Elizabeth (Betty) Raffan was a midwife during World War II, and travelled Aberdeenshire delivering babies. She was a trailblazer for children with special needs in Guelph and Wellington County, a passionate advocate of inoculations and accessibility, and liked a good cigarette along with a cold local beer (and changed brands when it was bought by an International company). Betty is described as fiery, full of Christian faith, Scottish, tireless, generous and always having an opinion.

Betty died peacefully of a rapid and relatively pain-free cancer with the help of CCAC in the morning sun, surrounded by Elspeth, James and Helen and a beloved mandevilla plant in Puslinch, Ontario, on Thursday, October 30, 2014, at the age of 91.

Betty was born on a blustery day, August 18, 1923 in Kemnay Scotland, to Samuel and Michaelina McPherson. Samuel was employed as a Postman and Betty was the only daughter in a family of five boys – Ian, Sam, George, Bob and Colin. She benefitted from Scotland’s very rigid and firm educational system, with days spent in the one-room schoolhouse focusing squarely on her studies.

Betty would have loved to study medicine, but was discouraged by her father as he felt it was not proper for a woman to go to university. A local physician encouraged her to go into nursing. She trained as a nurse at the Aberdeen Royal Infirmary and became a ward sister. The North Sea was full of warships, and Betty would have to hop from ship to ship in the blackouts to bring sick patients to the hospital.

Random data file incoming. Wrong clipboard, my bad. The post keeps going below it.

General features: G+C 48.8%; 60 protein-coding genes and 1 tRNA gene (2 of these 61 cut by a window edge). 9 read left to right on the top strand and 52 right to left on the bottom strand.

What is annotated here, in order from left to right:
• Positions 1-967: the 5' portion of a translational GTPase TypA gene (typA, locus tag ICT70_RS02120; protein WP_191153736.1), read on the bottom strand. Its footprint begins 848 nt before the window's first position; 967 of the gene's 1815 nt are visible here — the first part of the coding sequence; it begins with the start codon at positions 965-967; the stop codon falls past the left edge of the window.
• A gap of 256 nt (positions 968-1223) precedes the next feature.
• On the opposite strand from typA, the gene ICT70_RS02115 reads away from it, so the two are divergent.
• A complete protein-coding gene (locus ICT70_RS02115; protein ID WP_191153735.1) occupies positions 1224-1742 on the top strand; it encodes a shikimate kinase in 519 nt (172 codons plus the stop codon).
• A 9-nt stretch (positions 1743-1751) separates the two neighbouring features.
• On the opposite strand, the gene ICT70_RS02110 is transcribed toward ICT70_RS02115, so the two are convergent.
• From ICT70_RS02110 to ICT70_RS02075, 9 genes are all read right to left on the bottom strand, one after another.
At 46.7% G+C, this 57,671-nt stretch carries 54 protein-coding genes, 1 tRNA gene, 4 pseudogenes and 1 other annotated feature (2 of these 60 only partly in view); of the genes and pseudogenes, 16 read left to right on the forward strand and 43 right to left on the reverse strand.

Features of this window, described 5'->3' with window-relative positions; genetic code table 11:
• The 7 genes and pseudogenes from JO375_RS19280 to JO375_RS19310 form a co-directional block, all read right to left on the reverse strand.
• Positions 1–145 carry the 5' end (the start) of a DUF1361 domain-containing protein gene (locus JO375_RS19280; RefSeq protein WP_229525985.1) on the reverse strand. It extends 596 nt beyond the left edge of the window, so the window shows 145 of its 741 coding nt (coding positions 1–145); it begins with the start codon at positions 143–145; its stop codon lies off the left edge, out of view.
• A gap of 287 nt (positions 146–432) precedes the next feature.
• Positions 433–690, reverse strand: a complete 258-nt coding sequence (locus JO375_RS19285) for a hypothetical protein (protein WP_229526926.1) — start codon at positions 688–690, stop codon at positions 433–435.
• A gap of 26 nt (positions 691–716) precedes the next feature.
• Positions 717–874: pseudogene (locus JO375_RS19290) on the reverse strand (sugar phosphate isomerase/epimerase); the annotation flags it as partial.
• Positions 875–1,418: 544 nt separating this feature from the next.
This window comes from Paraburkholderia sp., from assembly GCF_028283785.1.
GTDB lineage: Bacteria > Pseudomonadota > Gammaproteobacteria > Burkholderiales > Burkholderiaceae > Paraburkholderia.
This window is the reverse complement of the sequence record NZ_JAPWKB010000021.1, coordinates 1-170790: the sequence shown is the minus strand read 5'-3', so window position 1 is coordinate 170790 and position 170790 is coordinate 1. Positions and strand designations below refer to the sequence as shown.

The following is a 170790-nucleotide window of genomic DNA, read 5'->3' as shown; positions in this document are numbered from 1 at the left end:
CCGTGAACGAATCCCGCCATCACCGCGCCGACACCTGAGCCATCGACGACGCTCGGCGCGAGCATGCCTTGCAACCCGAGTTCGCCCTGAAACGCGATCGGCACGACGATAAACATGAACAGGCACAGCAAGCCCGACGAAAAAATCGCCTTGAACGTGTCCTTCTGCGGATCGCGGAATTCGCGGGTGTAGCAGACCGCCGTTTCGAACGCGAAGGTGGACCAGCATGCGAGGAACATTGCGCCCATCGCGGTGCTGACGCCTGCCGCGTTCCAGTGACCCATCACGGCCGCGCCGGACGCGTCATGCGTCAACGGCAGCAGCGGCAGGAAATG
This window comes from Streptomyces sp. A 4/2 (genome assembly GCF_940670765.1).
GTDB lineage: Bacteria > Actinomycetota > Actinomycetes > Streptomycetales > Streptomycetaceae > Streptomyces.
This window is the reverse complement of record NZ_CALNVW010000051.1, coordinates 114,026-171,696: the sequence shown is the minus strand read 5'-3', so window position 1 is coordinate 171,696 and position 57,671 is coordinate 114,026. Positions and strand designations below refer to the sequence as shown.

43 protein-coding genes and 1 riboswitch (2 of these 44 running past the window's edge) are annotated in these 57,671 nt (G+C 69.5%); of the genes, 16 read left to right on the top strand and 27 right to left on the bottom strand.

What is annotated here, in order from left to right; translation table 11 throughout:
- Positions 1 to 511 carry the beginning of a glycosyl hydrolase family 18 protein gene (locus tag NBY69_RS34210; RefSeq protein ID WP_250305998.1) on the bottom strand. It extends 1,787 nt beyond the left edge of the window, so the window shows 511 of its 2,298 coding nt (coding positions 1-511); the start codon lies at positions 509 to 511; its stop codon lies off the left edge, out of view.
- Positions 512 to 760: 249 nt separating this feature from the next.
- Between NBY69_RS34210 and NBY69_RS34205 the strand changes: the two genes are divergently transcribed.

Betty nursed patients with infectious diseases, such as polio, diphtheria and tetanus. She saw first-hand the scourge and effects of these diseases, resulting in her passionate advocacy of vaccinations. Throughout her life, she often spoke about the children she had cared for and those who had died from these now preventable diseases.

While nursing, Betty met a surgeon in the Royal Navy named Hamish Raffan. She was struck by his kindness and adventuresome spirit. Shortly after, Betty started to practice midwifery in Nottingham – just like in the TV show “Call the Midwife” – with her cape and bicycle. When Surgeon Lieutenant Hamish was discharged from the Royal Navy after serving in the War, he began courting Betty. They married in Kemnay on February 23, 1952.

Dr. Simon Witt, a colleague of Hamish’s, from Bolton, England, had left for the “new world” and convinced Hamish and Betty to follow in his footsteps. Since there was very little opportunity for Hamish to work in his specialty, he and Betty came to Canada as economic immigrants with their infant daughter Elspeth in May 1953.

Betty and Hamish settled in Georgetown, Ontario where Hamish practiced internal medicine, as well as a general practice. They soon moved to Guelph, and the couple had three more children, with the birth of James, Helen and Gillian.

Betty initiated a Nursery for children with special needs in 1960 at the Norfolk United Church, with Betty being heavily involved. The Nursery was run one morning per week entirely by many wonderful and dedicated volunteers, providing respite to parents with special needs children, and the whole service was entirely free of charge to the parents. The Nursery program moved to Dublin United Church, with increasing days and number of children participating. Services expanded to include swimming and other therapies, with children coming from across Guelph and Wellington County. The Rotary Club of Guelph generously purchased a building on Beechwood Avenue in Guelph, which became the Rotary Children’s Centre. Betty was the Supervisor of services and programming from inception, and retired after years of selfless work.

The Rotary Children’s Centre eventually evolved into the organization KidsAbility, which continues to follow the original vision, supporting children with special needs and their families today.